European markets closed slightly lower Thursday as investors digested the European Central Bank's decision to keep interest rates unchanged and assessed fresh corporate earnings.
The pan-European Stoxx 600 ended down 0.24 percent with most sectors and major bourses in negative territory. Germany's DAX and the U.K.'s FTSE 100 both closed down around 0.2 percent while France's CAC dipped over 0.7 percent on Thursday.
The ECB left its ultra-easy monetary policy stance unchanged on Thursday though Draghi surprised some investors by explicitly recognizing the bloc's economic recovery. The euro initially reached the day's peak of $1.0930 as Draghi struck an optimistic tone when answering questions from reporters. However, the single currency subsequently fell 0.4 percent to hit a session low after the ECB chief conceded policymakers had not discussed removing the bank's easing bias on monetary policy.
Basic resources and media stocks were among the worst performers on Thursday. The former slumped over 2.7 percent as commodity prices edged lower and Chinese iron ore futures slipped for a third session out of four.
Insurance stocks were also heading south on earnings and rating reviews. Credit Suisse amended its Legal & General rating to "under-performing" on Thursday and, as a result, the U.K.-based insurer's shares closed more than 5.4 percent lower.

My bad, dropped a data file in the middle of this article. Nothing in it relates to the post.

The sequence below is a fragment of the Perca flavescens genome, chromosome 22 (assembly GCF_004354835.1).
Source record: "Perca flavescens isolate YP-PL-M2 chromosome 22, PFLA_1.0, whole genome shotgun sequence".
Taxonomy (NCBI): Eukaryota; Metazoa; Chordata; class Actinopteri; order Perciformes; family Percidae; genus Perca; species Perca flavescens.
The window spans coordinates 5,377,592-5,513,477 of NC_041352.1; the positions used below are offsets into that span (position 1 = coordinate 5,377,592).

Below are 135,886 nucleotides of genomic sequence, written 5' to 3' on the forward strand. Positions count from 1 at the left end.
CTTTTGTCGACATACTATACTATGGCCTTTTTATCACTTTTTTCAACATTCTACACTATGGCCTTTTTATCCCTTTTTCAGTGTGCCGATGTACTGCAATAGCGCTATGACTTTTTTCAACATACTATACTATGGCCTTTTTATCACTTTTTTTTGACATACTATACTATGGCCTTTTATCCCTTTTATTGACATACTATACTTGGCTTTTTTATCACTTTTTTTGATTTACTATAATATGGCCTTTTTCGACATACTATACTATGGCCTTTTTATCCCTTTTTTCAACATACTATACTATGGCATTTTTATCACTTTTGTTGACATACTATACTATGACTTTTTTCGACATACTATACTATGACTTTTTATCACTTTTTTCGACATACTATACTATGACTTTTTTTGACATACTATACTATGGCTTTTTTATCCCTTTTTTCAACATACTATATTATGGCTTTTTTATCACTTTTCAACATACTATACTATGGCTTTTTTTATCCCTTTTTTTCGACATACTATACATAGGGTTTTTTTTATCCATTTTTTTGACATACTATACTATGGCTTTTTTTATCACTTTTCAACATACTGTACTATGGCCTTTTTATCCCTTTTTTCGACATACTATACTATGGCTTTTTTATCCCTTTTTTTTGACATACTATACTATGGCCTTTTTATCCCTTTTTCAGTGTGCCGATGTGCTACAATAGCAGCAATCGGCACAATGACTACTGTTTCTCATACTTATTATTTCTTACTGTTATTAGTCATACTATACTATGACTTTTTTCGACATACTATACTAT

Looking at individual stocks, Neste shares ended over 4.2 percent lower after the Finnish oil refining firm reported weak margins in renewable and retail products. Technipfmc also closed near the bottom of the index after the French oil and gas company announced it had approved a capital allocation plan.
Elsewhere, international private hospital group Mediclinic rose to the top of the benchmark, up by 17 percent. The London-based group could stand to benefit as the Abu Dhabi health authority scraps a 20 percent co-payment requirement at private hospitals.
Meanwhile, in the U.S., the Dow Jones industrial average and broader S&P 500 both continued little changed on Thursday as investors evaluated President Trump's one-page tax plan, while the tech-heavy Nasdaq composite climbed about a third of a percent to a fresh intraday record.
Mario Draghi explained to reporters in Frankfurt on Thursday that the central bank would be keeping its monetary policy unchanged despite "diminished" downside risks. The ECB chief stressed that while risks remained tilted toward the negative, the euro zone's economic recovery had improved the bloc's outlook.
Corporate earnings remained a key focus for investors Thursday with Deutsche Bank posting lower-than-expected revenue for its first quarter, mainly driven by a negative impact of credit spreads. Though the embattled German lender reported it had doubled its net profit to 575 million euros ($626 million). Shares in Deutsche Bank dropped 3.6 percent.
On the other hand, the Spanish lender BBVA beat expectations on Thursday after it announced a net profit increase of 1.2 billion euros compared to 709 million a year ago. Shares in bank fell 2 percent.